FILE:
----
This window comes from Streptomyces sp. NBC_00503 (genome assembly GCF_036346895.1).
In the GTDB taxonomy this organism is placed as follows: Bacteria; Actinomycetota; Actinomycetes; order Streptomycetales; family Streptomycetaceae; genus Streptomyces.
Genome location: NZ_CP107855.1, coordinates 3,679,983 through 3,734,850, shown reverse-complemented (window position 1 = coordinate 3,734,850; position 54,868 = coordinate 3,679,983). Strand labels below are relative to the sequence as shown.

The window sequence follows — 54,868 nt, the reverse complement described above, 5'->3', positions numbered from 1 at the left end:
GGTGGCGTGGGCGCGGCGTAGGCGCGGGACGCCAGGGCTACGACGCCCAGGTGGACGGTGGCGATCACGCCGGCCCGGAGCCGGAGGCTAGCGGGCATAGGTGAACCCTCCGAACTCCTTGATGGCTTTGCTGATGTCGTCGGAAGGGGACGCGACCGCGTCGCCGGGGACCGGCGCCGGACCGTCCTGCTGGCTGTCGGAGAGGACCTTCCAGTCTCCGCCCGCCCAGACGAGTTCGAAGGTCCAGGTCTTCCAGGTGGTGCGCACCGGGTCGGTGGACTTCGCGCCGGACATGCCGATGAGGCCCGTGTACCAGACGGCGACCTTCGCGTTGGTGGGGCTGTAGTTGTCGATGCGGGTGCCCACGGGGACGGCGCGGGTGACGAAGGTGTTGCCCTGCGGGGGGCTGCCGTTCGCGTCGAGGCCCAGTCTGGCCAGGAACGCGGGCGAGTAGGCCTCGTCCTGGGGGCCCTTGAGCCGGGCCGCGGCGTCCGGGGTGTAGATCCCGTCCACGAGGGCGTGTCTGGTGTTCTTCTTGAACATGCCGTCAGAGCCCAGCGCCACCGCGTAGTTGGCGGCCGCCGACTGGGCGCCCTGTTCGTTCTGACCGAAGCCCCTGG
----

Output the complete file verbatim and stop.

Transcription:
This window comes from Streptomyces sp. NBC_00503 (genome assembly GCF_036346895.1).
In the GTDB taxonomy this organism is placed as follows: Bacteria; Actinomycetota; Actinomycetes; order Streptomycetales; family Streptomycetaceae; genus Streptomyces.
Genome location: NZ_CP107855.1, coordinates 3,679,983 through 3,734,850, shown reverse-complemented (window position 1 = coordinate 3,734,850; position 54,868 = coordinate 3,679,983). Strand labels below are relative to the sequence as shown.

The window sequence follows — 54,868 nt, the reverse complement described above, 5'->3', positions numbered from 1 at the left end:
GGTGGCGTGGGCGCGGCGTAGGCGCGGGACGCCAGGGCTACGACGCCCAGGTGGACGGTGGCGATCACGCCGGCCCGGAGCCGGAGGCTAGCGGGCATAGGTGAACCCTCCGAACTCCTTGATGGCTTTGCTGATGTCGTCGGAAGGGGACGCGACCGCGTCGCCGGGGACCGGCGCCGGACCGTCCTGCTGGCTGTCGGAGAGGACCTTCCAGTCTCCGCCCGCCCAGACGAGTTCGAAGGTCCAGGTCTTCCAGGTGGTGCGCACCGGGTCGGTGGACTTCGCGCCGGACATGCCGATGAGGCCCGTGTACCAGACGGCGACCTTCGCGTTGGTGGGGCTGTAGTTGTCGATGCGGGTGCCCACGGGGACGGCGCGGGTGACGAAGGTGTTGCCCTGCGGGGGGCTGCCGTTCGCGTCGAGGCCCAGTCTGGCCAGGAACGCGGGCGAGTAGGCCTCGTCCTGGGGGCCCTTGAGCCGGGCCGCGGCGTCCGGGGTGTAGATCCCGTCCACGAGGGCGTGTCTGGTGTTCTTCTTGAACATGCCGTCAGAGCCCAGCGCCACCGCGTAGTTGGCGGCCGCCGACTGGGCGCCCTGTTCGTTCTGACCGAAGCCCCTGG